Kinetic operations—either overt, covert, or clandestine— should only be employed with ample forethought as to what they are intended to achieve and whether the costs are worth the benefits. Notwithstanding their advantages and disadvantages, the Islamic State in Iraq and Syria (ISIS) will not be defeated through kinetic operations alone. When linking tactical operations to the strategic goal of degrading a terrorist threat, post-conflict stabilization and rebuilding are often required to cement tactical victories into a desired and sustainable end state. Terrorism, including ISIS, is not an existential threat to the U.S. and requires a multi-layer approach that is not linear and should encompass locally derived goals. The U.S. government should envision kinetic operations as only one part of a broader strategy to stabilize Iraq and Syria after the collapse of ISIS, or it will continue to find itself in a perpetual war.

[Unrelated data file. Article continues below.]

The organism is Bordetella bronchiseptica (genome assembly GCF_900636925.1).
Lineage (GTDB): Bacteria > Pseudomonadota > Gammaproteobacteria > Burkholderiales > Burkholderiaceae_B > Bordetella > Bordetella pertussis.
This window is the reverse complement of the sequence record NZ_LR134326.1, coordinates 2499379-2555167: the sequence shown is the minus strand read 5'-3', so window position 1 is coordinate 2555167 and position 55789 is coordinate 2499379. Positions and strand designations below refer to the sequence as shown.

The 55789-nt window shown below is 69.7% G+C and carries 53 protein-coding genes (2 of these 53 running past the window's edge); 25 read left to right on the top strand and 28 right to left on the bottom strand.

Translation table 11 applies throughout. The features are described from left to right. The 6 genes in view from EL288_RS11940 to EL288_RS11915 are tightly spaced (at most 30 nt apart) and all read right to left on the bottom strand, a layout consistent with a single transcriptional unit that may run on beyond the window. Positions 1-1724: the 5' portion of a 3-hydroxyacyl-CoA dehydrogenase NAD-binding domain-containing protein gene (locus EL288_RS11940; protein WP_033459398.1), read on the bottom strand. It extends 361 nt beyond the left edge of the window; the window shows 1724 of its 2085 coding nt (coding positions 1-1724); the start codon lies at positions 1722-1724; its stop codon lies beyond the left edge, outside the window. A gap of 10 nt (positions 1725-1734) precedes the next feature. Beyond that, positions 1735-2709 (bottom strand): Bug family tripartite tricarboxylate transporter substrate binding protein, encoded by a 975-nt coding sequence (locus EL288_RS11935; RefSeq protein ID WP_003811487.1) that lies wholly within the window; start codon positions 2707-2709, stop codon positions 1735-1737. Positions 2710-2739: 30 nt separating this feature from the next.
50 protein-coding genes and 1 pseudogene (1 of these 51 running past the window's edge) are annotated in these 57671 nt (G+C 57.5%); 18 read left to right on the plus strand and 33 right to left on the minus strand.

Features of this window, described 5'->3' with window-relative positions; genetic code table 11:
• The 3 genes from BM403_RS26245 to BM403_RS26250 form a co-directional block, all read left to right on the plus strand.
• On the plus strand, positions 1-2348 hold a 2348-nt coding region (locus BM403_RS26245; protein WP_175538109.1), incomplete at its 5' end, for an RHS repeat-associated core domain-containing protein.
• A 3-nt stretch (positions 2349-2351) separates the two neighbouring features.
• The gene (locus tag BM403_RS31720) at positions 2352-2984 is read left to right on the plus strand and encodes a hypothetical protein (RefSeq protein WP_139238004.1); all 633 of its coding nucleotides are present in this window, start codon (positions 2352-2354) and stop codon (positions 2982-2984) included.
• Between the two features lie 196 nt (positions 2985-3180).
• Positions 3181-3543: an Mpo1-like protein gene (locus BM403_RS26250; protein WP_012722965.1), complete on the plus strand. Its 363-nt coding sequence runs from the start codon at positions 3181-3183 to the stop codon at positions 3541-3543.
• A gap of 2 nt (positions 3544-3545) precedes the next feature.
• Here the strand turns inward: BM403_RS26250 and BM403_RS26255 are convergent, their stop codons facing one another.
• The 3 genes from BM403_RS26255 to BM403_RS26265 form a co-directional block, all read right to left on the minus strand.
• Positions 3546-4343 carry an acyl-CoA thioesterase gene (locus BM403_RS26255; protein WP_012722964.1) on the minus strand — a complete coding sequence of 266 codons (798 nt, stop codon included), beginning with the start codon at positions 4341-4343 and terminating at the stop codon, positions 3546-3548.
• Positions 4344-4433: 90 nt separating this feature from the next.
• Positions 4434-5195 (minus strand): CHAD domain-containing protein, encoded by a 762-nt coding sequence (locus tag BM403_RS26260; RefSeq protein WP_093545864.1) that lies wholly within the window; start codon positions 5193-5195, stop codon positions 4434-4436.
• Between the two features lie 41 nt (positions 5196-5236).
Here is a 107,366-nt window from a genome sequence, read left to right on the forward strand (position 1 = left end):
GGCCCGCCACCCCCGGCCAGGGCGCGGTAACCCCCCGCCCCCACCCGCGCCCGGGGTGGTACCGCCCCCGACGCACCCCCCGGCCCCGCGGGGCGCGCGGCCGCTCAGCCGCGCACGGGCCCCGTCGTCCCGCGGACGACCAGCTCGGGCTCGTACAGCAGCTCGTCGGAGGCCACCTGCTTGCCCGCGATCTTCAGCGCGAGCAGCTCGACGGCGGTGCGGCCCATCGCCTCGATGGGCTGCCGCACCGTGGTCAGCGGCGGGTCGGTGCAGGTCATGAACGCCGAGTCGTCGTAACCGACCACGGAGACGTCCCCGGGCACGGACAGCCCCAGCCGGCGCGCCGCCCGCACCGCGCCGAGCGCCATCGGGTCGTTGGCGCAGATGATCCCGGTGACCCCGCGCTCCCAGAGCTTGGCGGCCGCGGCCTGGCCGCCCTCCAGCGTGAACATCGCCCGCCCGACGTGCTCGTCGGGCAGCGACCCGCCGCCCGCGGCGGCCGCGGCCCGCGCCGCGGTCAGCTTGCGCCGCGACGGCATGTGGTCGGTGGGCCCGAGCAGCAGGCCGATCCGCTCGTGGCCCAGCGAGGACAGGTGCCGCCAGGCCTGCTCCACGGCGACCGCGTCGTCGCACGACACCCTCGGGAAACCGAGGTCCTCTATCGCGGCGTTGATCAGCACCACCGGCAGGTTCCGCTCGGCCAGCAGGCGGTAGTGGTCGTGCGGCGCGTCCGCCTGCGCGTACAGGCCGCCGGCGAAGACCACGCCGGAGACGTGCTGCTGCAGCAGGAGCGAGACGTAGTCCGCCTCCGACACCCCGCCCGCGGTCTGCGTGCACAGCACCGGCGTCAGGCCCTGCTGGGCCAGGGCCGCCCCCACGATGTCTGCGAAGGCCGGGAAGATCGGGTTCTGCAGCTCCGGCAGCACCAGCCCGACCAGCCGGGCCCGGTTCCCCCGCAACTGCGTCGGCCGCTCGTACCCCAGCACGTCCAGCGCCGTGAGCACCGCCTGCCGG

This article is part of a special project conducted by the Foreign Policy Research Institute, titled: “After the Caliphate: Reassessing the Jihadi Threat and Stabilizing the Fertile Crescent,” which includes a book, a thematic issue of Orbis: FPRI’s Journal of World Affairs(Summer 2018), and a series of podcasts. Each element of the project can be found here: https://www.fpri.org/research/after-the-caliphate-project/.